The investment club has served as an introductory course to stocks, sort of Stock Picking 101. Individuals pay $19 to $44 a year to belong, depending on the type of membership. The NAIC then provides investment guidance through software, a monthly magazine, annual conventions and other resources. But the reality is that many people, whether they had a broker or picked stocks on their own, soured on stocks after losing money in 2000, 2001 and 2002. The NAIC had more than 550,000 members, including people belonging to investment clubs and individuals, just five years ago. It has about 250,000 now.

Link here.


Bill Miller, one of the most successful US stock investors, is teetering on the brink of breaking the longest winning streak that the investment world has seen in recent decades -- his own. The 54-year-old former research analyst has achieved fame as the only money manager ever to have beaten the Standard & Poor’s 500 index for 13 years in a row. Few funds beat their benchmark index over even short periods of time. With only three months of the year left, Mr. Miller, a longtime value investor who heads the fund management division of Legg Mason and also manages the $15 billion Value Trust, is trailing the index by about 4%. However, he has been badly trailing before, and pulled through.

In some characteristically big plays, Mr. Miller last week revealed he had bought 12% of the stock sold in the recent Google IPO. That holding, the biggest IPO investment he has ever made, is up by 60%. And he forcefully called on another of his big holdings, Barry Diller’s InterActiveCorp, the internet company, to undertake a stock buyback to lift its lagging share price -- to no avail so far.

Mr. Miller has left many value investors, who traditionally cling to out-of-favor industrial sectors such as paper and chemicals, aghast at his enthusiasm for technology stocks. His portfolio, which at only 34 stocks is unusually small for such a large pot of money, is heavy with holdings in Amazon.com, which has also slumped this year, Nextel and eBay. He began buying companies such as IBM, Dell and AOL in the early to mid-1990s. But Mr. Miller is in the traditional value investors’ mold in his strict adherence to a lengthy research process.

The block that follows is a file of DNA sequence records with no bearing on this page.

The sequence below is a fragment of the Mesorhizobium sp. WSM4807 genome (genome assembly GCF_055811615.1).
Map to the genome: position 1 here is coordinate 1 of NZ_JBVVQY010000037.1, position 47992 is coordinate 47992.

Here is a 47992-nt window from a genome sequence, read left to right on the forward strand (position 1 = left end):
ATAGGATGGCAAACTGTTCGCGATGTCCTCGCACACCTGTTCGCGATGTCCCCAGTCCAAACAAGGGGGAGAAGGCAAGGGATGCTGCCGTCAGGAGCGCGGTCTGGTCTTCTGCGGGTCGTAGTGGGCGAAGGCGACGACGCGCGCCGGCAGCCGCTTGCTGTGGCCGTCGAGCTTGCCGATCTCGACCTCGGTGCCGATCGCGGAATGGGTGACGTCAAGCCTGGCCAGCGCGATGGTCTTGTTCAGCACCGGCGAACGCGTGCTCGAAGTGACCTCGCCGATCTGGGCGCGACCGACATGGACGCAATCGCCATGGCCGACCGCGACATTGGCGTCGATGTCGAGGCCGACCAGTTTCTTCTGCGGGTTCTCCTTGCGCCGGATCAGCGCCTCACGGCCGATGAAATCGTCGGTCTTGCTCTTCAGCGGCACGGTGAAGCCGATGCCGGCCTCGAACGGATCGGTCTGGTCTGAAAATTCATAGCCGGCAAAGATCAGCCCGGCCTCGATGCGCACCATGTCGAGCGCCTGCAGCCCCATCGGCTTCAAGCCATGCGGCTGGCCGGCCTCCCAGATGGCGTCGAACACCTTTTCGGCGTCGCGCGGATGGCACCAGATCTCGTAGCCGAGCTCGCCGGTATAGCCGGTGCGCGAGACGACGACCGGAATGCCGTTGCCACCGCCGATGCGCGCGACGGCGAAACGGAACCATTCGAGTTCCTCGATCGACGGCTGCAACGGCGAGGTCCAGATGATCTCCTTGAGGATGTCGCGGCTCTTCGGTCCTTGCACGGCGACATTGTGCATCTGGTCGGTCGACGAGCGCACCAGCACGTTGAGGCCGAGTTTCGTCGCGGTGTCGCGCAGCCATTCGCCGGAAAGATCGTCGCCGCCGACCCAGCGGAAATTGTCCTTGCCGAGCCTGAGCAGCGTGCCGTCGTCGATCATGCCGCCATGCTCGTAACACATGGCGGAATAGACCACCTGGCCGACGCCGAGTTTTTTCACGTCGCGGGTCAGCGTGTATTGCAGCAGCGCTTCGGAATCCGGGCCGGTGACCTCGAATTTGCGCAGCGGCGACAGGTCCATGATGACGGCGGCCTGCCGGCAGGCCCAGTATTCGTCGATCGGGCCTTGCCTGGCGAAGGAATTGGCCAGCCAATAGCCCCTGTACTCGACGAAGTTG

He hardly buys any stocks, and holds them for years. He has only bought three companies this year: Google, Electronic Arts and Countrywide Mortgage. He sees few valuation anomalies in the market at present, making for few good opportunities. However, he believes the bear market ended in March 2003 and we are in the early stages of a bull market. He believes that an area that jumps out now in terms of value is the big financials -- JPMorgan Chase, Citigroup, etc. Hedge funds form one asset class he does not consider great value. “It’s not an investment strategy. It’s a compensation strategy,” he says, referring to hedge fund managers’ high fees.

Mr. Miller has an academic’s dispassionate rigour for assessing his mistakes. “Our most significant mistake in the past year was not getting any energy stocks. We looked at it, but didn’t act. Also, we thought the market would consolidate this year, and we decided to sit tight instead of cutting back on some of our big names like Amazon and Nextel. That was a mistake because they went down. But generally speaking, our mistakes are that we stick too long with companies whose economics may not be as good as we originally thought. It’s a strength and a weakness of value investing, to be patient.”

Link here.


For the last few months, we have argued that U.S. economic growth was more likely to disappoint on the downside than surprise on the upside. We therefore recommended initiating trading positions in long-term U.S. government bonds, which were at the time oversold and almost totally out of favor. We also felt that, contrary to expectations, a weakening U.S. economy was likely to strengthen the dollar, as the foreign exchange market would begin to discount trade and current account deficits, which were likely to be less ominous than was widely expected. Our view was largely based on the sharp deceleration in the growth of U.S. monetary aggregates.